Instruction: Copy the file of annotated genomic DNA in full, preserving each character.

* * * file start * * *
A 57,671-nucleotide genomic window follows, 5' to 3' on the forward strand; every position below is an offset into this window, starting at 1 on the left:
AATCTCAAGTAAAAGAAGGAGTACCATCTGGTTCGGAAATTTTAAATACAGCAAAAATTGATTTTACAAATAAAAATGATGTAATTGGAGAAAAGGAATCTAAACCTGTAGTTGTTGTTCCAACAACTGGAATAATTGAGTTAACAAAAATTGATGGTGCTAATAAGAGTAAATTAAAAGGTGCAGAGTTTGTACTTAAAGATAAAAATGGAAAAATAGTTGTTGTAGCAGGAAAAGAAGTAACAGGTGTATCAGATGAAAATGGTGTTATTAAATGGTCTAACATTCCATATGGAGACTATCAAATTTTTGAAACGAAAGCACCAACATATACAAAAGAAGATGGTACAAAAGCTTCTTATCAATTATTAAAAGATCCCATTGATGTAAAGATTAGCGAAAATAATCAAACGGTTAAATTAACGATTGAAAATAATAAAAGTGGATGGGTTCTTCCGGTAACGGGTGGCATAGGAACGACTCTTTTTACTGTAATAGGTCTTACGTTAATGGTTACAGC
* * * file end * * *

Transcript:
A 57,671-nucleotide genomic window follows, 5' to 3' on the forward strand; every position below is an offset into this window, starting at 1 on the left:
AATCTCAAGTAAAAGAAGGAGTACCATCTGGTTCGGAAATTTTAAATACAGCAAAAATTGATTTTACAAATAAAAATGATGTAATTGGAGAAAAGGAATCTAAACCTGTAGTTGTTGTTCCAACAACTGGAATAATTGAGTTAACAAAAATTGATGGTGCTAATAAGAGTAAATTAAAAGGTGCAGAGTTTGTACTTAAAGATAAAAATGGAAAAATAGTTGTTGTAGCAGGAAAAGAAGTAACAGGTGTATCAGATGAAAATGGTGTTATTAAATGGTCTAACATTCCATATGGAGACTATCAAATTTTTGAAACGAAAGCACCAACATATACAAAAGAAGATGGTACAAAAGCTTCTTATCAATTATTAAAAGATCCCATTGATGTAAAGATTAGCGAAAATAATCAAACGGTTAAATTAACGATTGAAAATAATAAAAGTGGATGGGTTCTTCCGGTAACGGGTGGCATAGGAACGACTCTTTTTACTGTAATAGGTCTTACGTTAATGGTTACAGC